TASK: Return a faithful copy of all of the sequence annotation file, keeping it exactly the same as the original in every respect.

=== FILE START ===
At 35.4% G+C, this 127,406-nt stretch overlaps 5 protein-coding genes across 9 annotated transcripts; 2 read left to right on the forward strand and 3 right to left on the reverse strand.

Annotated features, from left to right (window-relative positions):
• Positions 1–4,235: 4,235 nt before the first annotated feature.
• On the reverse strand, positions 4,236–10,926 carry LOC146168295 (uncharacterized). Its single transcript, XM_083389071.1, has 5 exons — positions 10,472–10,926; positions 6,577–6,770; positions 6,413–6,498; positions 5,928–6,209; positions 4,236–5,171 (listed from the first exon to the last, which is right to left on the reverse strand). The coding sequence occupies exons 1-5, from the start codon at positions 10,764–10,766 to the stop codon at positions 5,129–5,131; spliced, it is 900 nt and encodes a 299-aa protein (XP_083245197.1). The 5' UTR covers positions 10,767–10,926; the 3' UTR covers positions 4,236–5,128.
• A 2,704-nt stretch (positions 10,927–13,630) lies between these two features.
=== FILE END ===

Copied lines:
At 35.4% G+C, this 127,406-nt stretch overlaps 5 protein-coding genes across 9 annotated transcripts; 2 read left to right on the forward strand and 3 right to left on the reverse strand.

Annotated features, from left to right (window-relative positions):
• Positions 1–4,235: 4,235 nt before the first annotated feature.
• On the reverse strand, positions 4,236–10,926 carry LOC146168295 (uncharacterized). Its single transcript, XM_083389071.1, has 5 exons — positions 10,472–10,926; positions 6,577–6,770; positions 6,413–6,498; positions 5,928–6,209; positions 4,236–5,171 (listed from the first exon to the last, which is right to left on the reverse strand). The coding sequence occupies exons 1-5, from the start codon at positions 10,764–10,766 to the stop codon at positions 5,129–5,131; spliced, it is 900 nt and encodes a 299-aa protein (XP_083245197.1). The 5' UTR covers positions 10,767–10,926; the 3' UTR covers positions 4,236–5,128.
• A 2,704-nt stretch (positions 10,927–13,630) lies between these two features.